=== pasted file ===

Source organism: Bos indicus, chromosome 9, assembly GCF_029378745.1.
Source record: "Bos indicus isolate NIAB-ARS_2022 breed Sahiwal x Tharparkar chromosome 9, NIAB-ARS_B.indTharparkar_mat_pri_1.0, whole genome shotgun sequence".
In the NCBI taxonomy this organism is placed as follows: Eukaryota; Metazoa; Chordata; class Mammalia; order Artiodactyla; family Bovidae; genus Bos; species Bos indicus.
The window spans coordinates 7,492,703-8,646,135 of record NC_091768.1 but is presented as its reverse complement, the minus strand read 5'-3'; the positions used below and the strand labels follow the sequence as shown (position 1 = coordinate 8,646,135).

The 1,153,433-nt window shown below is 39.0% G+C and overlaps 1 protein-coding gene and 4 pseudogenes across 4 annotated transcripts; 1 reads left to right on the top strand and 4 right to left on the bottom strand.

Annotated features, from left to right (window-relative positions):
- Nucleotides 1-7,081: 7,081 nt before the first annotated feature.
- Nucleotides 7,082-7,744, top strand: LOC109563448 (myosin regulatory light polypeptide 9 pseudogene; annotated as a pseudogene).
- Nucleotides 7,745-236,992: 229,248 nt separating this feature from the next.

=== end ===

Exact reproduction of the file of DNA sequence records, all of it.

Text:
Source organism: Bos indicus, chromosome 9, assembly GCF_029378745.1.
Source record: "Bos indicus isolate NIAB-ARS_2022 breed Sahiwal x Tharparkar chromosome 9, NIAB-ARS_B.indTharparkar_mat_pri_1.0, whole genome shotgun sequence".
In the NCBI taxonomy this organism is placed as follows: Eukaryota; Metazoa; Chordata; class Mammalia; order Artiodactyla; family Bovidae; genus Bos; species Bos indicus.
The window spans coordinates 7,492,703-8,646,135 of record NC_091768.1 but is presented as its reverse complement, the minus strand read 5'-3'; the positions used below and the strand labels follow the sequence as shown (position 1 = coordinate 8,646,135).

The 1,153,433-nt window shown below is 39.0% G+C and overlaps 1 protein-coding gene and 4 pseudogenes across 4 annotated transcripts; 1 reads left to right on the top strand and 4 right to left on the bottom strand.

Annotated features, from left to right (window-relative positions):
- Nucleotides 1-7,081: 7,081 nt before the first annotated feature.
- Nucleotides 7,082-7,744, top strand: LOC109563448 (myosin regulatory light polypeptide 9 pseudogene; annotated as a pseudogene).
- Nucleotides 7,745-236,992: 229,248 nt separating this feature from the next.